General Motors’ travails continue as the National Highway Traffic Safety Administration (NHTSA) has opened a formal investigation into whether 320,000 Chevrolet Impalas have defective software that caused the passenger-side airbags to fail to deploy in some crashes.
According to a Detroit News report, the probe was launched after NHTSA received a safety petition alleging that a passenger airbag sensor system in a 2008 Impala did not work properly during a crash.
NHTSA officials said in a statement that although the agency did not find any defective trend with this allegation, it is looking further into this allegation “in an abundance of caution.” The agency is looking at Impalas from the model years 2007 to 2009.
GM has recalled millions of vehicles this year for ignitions switch problems linked to concerns over airbags that would not deploy in a crash. These ignition defects have been linked to 13 deaths and 54 crashes. The Impalas under investigation have been recalled for other ignition switch issues as well in recent weeks.
Petition Filed by Safety Expert
NHTSA said it was reviewing a petition filed in November by Donald Friedman of Xprts LLC of Santa Barbara, a nationally renowned safety expert, who has also worked with our law firm on auto defect cases. Friedman asked NHTSA to look into the passenger airbag software logic and algorithm.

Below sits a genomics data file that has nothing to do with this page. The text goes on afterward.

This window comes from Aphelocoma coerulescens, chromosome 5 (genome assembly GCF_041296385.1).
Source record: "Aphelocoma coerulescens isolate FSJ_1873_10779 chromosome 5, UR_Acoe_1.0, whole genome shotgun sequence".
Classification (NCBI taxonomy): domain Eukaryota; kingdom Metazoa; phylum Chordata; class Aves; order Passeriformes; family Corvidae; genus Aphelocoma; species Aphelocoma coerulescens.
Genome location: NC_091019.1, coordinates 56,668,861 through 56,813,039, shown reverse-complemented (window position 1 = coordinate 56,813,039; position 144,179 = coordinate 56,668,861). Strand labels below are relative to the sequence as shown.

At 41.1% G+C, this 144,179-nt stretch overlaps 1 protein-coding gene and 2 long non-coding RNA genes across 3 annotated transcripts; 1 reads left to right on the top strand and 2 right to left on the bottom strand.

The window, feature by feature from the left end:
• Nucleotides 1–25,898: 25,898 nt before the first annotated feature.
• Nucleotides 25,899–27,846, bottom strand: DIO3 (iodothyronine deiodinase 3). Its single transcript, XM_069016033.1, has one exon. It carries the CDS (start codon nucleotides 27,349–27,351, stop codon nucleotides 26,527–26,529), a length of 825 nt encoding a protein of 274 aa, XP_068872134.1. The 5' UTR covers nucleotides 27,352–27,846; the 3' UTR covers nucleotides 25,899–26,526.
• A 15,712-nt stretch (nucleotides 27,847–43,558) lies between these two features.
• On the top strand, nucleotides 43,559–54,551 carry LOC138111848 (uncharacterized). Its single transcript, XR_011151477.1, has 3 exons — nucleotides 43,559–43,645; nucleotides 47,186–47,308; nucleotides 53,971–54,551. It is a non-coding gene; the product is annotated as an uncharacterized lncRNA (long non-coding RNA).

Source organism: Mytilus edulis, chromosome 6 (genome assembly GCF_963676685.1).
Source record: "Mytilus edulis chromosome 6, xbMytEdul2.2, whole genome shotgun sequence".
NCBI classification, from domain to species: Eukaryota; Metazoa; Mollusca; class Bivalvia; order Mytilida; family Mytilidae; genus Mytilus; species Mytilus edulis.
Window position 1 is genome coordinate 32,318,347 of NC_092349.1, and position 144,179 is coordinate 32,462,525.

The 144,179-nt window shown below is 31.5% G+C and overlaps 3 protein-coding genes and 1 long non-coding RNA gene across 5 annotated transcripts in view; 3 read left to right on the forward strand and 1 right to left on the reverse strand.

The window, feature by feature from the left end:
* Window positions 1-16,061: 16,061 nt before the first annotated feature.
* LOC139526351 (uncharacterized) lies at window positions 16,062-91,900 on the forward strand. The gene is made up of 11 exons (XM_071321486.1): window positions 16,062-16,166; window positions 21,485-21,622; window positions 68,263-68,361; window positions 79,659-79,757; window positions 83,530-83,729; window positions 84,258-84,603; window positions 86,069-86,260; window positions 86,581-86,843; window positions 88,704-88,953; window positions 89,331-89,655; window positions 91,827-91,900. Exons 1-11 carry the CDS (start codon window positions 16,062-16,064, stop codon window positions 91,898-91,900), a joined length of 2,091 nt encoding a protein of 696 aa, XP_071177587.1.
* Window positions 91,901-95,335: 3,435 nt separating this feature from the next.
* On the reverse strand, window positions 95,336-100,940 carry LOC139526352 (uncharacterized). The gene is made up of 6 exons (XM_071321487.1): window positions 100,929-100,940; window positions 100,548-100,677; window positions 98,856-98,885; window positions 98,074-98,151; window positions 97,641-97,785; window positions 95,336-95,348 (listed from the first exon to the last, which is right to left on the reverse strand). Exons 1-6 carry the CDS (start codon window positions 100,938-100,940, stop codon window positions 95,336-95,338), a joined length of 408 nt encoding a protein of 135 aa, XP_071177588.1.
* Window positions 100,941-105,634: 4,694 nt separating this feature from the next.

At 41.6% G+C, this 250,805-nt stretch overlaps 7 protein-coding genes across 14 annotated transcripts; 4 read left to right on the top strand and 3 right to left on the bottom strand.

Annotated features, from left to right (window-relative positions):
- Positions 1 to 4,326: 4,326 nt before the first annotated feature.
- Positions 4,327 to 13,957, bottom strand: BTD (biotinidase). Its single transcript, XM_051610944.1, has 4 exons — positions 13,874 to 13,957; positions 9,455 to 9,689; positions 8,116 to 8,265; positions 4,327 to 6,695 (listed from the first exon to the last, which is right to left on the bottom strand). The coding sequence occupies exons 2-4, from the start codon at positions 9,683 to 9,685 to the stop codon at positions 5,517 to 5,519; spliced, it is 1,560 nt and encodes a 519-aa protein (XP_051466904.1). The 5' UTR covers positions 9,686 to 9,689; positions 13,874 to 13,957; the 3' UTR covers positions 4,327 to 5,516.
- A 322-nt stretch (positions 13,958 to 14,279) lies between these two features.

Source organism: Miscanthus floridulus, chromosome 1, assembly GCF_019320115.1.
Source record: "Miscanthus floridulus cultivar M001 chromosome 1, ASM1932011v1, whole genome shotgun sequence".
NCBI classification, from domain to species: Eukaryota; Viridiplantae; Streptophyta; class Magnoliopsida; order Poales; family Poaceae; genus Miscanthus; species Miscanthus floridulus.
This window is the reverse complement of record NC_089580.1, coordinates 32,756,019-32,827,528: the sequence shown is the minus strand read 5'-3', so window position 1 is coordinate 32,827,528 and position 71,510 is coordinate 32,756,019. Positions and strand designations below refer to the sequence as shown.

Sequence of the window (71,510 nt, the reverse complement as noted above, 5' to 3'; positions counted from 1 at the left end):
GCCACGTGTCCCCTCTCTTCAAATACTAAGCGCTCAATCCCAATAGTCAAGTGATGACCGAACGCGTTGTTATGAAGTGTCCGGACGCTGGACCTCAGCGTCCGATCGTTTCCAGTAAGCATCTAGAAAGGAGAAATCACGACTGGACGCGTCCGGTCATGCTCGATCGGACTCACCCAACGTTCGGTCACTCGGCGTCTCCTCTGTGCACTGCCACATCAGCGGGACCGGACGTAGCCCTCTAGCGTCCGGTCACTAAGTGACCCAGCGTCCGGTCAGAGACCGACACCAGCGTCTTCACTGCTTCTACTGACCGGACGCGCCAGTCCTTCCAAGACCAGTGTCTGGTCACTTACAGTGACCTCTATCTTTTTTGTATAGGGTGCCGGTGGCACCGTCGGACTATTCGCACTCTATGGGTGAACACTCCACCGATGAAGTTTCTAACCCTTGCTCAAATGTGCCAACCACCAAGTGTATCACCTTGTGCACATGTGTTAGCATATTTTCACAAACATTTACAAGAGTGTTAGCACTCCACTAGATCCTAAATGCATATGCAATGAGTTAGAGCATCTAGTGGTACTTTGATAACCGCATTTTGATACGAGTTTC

He said some GM vehicles have a problem that results in the inaccurate suppression of the front passenger airbag just before a front impact crash. This defect involves 2004-2010 GM models, Friedman said. His petition was based on a crash that occurred in Texas, which involved a 2008 Chevy Impala. In that case, the front driver airbag deployed, but the passenger airbag did not inflate. Both occupants were injured.
GM Victims’ Safety Fund
Also, a CNN article reported that the fund for the victims of faulty ignition switches in recalled GM vehicles has so far received 89 claims. Victims can file these claims through the end of the year. The plan offers the families of those killed a base payout of $1 million each.
Those families will get additional payments for lost wages, medical expenses and other damages, which could significantly increase the final numbers. Under this formula, the family of a 25-year-old with two children earning $46,000 a year would be owed about $4 million. In total, GM expects to pay out a total of between $400 million and $600 million to victims and their families affected by the defective vehicles.
As the auto defect law firm that represented the family of the first known victim of the GM ignition defects, we hope that all the victims and families who have suffered significant losses as a result of GM’s failure to recall defective vehicles, get fair and full compensation. If you have been the victim of these faulty GM vehicles, please contact our legal team to obtain more information about pursuing your legal rights. We have handled a number of auto defect claims successfully against GM and other large automakers.